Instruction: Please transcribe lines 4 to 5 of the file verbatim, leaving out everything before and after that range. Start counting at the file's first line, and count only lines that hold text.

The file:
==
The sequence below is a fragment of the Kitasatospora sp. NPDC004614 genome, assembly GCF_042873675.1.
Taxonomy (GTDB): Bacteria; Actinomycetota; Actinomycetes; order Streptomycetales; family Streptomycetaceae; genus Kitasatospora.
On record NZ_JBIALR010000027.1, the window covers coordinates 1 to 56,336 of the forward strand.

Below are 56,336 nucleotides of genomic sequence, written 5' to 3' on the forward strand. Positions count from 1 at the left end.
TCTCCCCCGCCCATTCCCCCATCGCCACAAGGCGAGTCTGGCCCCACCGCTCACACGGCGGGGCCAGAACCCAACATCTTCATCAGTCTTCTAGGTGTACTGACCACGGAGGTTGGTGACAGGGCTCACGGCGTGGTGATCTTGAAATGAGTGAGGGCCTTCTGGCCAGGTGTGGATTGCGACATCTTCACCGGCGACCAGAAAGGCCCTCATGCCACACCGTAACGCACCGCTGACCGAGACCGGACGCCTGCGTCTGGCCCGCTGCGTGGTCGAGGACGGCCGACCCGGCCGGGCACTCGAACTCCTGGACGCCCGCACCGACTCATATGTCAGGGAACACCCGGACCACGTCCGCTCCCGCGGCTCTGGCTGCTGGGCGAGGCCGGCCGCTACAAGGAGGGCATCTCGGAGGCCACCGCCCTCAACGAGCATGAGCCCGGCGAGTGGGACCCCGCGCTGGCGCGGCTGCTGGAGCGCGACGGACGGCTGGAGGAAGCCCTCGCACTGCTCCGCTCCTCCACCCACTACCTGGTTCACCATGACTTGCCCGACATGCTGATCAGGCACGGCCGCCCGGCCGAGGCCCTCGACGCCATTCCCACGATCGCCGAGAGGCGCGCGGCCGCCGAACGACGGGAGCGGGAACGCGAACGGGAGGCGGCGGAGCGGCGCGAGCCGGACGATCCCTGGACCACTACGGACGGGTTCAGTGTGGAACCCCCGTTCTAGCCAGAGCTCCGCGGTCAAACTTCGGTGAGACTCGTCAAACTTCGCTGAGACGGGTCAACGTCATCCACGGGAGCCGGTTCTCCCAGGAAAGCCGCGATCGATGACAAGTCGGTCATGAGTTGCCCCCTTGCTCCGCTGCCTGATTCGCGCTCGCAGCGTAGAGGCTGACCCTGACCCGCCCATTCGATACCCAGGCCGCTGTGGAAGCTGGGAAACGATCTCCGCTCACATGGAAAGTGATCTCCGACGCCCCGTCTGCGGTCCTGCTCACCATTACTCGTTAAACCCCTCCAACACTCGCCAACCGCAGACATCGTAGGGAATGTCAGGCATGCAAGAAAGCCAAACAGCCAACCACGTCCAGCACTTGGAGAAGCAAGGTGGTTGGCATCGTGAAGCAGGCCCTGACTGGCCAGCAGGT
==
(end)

Below are 56,336 nucleotides of genomic sequence, written 5' to 3' on the forward strand. Positions count from 1 at the left end.
TCTCCCCCGCCCATTCCCCCATCGCCACAAGGCGAGTCTGGCCCCACCGCTCACACGGCGGGGCCAGAACCCAACATCTTCATCAGTCTTCTAGGTGTACTGACCACGGAGGTTGGTGACAGGGCTCACGGCGTGGTGATCTTGAAATGAGTGAGGGCCTTCTGGCCAGGTGTGGATTGCGACATCTTCACCGGCGACCAGAAAGGCCCTCATGCCACACCGTAACGCACCGCTGACCGAGACCGGACGCCTGCGTCTGGCCCGCTGCGTGGTCGAGGACGGCCGACCCGGCCGGGCACTCGAACTCCTGGACGCCCGCACCGACTCATATGTCAGGGAACACCCGGACCACGTCCGCTCCCGCGGCTCTGGCTGCTGGGCGAGGCCGGCCGCTACAAGGAGGGCATCTCGGAGGCCACCGCCCTCAACGAGCATGAGCCCGGCGAGTGGGACCCCGCGCTGGCGCGGCTGCTGGAGCGCGACGGACGGCTGGAGGAAGCCCTCGCACTGCTCCGCTCCTCCACCCACTACCTGGTTCACCATGACTTGCCCGACATGCTGATCAGGCACGGCCGCCCGGCCGAGGCCCTCGACGCCATTCCCACGATCGCCGAGAGGCGCGCGGCCGCCGAACGACGGGAGCGGGAACGCGAACGGGAGGCGGCGGAGCGGCGCGAGCCGGACGATCCCTGGACCACTACGGACGGGTTCAGTGTGGAACCCCCGTTCTAGCCAGAGCTCCGCGGTCAAACTTCGGTGAGACTCGTCAAACTTCGCTGAGACGGGTCAACGTCATCCACGGGAGCCGGTTCTCCCAGGAAAGCCGCGATCGATGACAAGTCGGTCATGAGTTGCCCCCTTGCTCCGCTGCCTGATTCGCGCTCGCAGCGTAGAGGCTGACCCTGACCCGCCCATTCGATACCCAGGCCGCTGTGGAAGCTGGGAAACGATCTCCGCTCACATGGAAAGTGATCTCCGACGCCCCGTCTGCGGTCCTGCTCACCATTACTCGTTAAACCCCTCCAACACTCGCCAACCGCAGACATCGTAGGGAATGTCAGGCATGCAAGAAAGCCAAACAGCCAACCACGTCCAGCACTTGGAGAAGCAAGGTGGTTGGCATCGTGAAGCAGGCCCTGACTGGCCAGCAGGT